This week we will be focusing on the alarming effects of food waste on our environment and its concerning statistics. According to research by WRAP and estimates accumulated by the Food and Agriculture Organization of the United Nations (FAO), one-third of all food produced in the world for human consumption – approximately 1.3 billion tonnes – is lost or wasted (FAO, 2019). Despite this, it has been calculated that about one in nine people on the planet do not have enough food to support them with leading a healthy lifestyle. With the global population set to reach 9.8 billion by 2050, reducing food waste has been identified as essential to meet the increasing global demand for food.
Food waste and the environment
Not just inefficient, food waste leaves terrible impacts on the environment. Producing the food we eat, requires enormous stretches of land – land that has likely suffered from deforestation; contains soil that has been degraded; was a habitat for endangered species, and may have previously housed indigenous populations, causing them to be displaced. You may have heard, for example, of the devastating effects palm oil has had on many of the world’s rainforests, primarily driven by an increased demand for the product in the northern hemisphere.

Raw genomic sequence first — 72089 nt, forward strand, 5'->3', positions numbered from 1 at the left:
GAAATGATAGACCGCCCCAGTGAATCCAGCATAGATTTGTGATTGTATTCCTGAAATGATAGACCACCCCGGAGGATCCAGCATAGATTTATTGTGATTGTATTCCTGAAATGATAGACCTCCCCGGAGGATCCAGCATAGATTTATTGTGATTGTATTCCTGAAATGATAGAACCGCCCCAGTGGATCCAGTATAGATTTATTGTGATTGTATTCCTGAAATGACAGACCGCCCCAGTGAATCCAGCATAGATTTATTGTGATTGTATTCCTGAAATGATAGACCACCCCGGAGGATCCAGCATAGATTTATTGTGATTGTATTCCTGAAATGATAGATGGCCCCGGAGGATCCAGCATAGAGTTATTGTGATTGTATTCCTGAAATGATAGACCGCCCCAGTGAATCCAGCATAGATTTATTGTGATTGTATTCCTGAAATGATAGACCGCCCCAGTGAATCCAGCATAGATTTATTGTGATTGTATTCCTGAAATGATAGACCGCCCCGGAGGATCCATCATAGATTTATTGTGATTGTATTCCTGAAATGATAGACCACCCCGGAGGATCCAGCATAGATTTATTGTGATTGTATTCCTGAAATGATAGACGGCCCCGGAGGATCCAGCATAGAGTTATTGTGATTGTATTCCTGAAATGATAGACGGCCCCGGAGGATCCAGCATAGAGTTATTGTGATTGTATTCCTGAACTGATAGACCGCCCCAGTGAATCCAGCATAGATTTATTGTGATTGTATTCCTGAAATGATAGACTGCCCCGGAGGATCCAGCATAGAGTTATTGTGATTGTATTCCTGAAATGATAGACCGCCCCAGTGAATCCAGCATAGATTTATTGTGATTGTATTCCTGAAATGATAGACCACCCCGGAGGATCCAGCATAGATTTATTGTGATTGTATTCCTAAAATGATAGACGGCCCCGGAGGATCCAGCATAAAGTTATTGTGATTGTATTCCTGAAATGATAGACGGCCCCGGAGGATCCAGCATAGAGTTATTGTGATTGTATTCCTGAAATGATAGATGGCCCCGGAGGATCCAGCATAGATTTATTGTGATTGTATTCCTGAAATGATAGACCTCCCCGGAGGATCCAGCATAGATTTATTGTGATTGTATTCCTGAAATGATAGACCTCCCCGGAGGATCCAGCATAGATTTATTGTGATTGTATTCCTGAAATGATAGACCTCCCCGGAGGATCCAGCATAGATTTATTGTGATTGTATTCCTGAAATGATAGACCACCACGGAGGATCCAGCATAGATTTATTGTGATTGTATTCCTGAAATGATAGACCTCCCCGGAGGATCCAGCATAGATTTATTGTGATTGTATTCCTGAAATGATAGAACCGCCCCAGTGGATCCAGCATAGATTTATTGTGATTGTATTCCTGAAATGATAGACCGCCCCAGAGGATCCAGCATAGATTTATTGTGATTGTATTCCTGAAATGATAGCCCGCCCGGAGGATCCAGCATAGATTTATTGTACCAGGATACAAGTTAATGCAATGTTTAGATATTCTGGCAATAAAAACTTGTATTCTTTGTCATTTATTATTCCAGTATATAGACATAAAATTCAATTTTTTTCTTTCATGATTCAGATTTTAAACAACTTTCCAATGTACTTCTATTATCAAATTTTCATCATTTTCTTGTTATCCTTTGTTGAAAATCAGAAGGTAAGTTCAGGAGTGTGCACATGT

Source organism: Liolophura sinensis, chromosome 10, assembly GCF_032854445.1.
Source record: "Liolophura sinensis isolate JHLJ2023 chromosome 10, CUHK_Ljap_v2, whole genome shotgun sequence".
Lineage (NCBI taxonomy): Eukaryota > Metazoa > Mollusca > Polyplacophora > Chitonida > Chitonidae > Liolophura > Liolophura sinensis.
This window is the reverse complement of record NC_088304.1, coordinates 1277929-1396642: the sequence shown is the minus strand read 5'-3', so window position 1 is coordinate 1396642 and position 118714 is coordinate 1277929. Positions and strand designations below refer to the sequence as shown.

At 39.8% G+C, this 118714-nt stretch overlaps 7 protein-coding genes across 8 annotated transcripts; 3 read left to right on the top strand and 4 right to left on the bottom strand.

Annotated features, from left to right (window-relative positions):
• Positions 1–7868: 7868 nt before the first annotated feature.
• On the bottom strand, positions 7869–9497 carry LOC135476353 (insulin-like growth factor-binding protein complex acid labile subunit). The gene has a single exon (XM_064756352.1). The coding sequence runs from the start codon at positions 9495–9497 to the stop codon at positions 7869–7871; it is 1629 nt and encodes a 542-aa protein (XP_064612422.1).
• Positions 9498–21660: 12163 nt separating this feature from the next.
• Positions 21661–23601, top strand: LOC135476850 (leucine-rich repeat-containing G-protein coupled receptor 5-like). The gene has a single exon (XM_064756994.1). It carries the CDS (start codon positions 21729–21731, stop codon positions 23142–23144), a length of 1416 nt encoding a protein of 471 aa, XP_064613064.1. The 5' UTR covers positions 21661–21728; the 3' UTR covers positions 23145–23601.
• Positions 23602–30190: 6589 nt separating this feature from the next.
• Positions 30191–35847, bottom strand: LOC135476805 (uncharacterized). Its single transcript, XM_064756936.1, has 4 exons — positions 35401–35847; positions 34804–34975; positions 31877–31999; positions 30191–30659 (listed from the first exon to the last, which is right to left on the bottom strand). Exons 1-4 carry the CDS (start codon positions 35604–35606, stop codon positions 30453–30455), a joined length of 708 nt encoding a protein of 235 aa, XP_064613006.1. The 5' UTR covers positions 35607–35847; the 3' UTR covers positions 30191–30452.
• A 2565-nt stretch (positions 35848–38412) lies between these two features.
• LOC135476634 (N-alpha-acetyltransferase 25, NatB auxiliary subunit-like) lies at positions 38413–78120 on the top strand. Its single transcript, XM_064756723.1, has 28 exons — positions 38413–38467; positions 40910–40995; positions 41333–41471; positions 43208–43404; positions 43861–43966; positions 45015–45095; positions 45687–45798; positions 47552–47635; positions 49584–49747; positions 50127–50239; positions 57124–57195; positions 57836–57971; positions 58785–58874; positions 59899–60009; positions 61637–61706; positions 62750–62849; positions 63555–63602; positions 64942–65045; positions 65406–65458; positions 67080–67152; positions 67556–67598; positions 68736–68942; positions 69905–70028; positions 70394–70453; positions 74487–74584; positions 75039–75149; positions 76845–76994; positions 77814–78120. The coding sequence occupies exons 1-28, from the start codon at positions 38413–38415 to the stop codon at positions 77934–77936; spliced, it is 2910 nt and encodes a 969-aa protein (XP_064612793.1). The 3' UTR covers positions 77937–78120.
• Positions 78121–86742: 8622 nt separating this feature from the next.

Producing food also requires excessive amounts of water. Agriculture is by far the largest consumer of the Earth’s available freshwater, and it has been estimated that 25% of this available freshwater is used to grow food that is never eaten (Hall et al, 2009). It’s also worth noting the additional resources that go into the production of wasted food, such as energy (fuel for transportation, electricity to operate food factories and farming equipment), packaging including single-use plastics, fertilizer, animal feed and human labour. The inefficient use of food as an end-product therefore leads to wasted resource throughout the supply chain.
Finally, food waste can lead to severe environmental impacts once it becomes a waste. Food that is disposed of via landfill, which is where the vast majority of it ends up globally, will begin to decompose and produce methane – a greenhouse gas that is 23 times more potent than carbon dioxide once it enters the atmosphere and contributes to global warming. It is therefore imperative that where food becomes waste, the waste hierarchy (Figure 1) is applied. This ensures as much energy from food is recovered as possible and harmful emissions are avoided.
Securing the future of food
Inefficiency in the global food system has significant economic, social and environmental impacts. In response, the UN Sustainable Development Goals have set a target to half global food waste per capita by 2030. In addition to food waste occurring at the end of the supply chain, this target also includes food loss occurring throughout the food supply chain (FSC) during the food production and manufacturing process.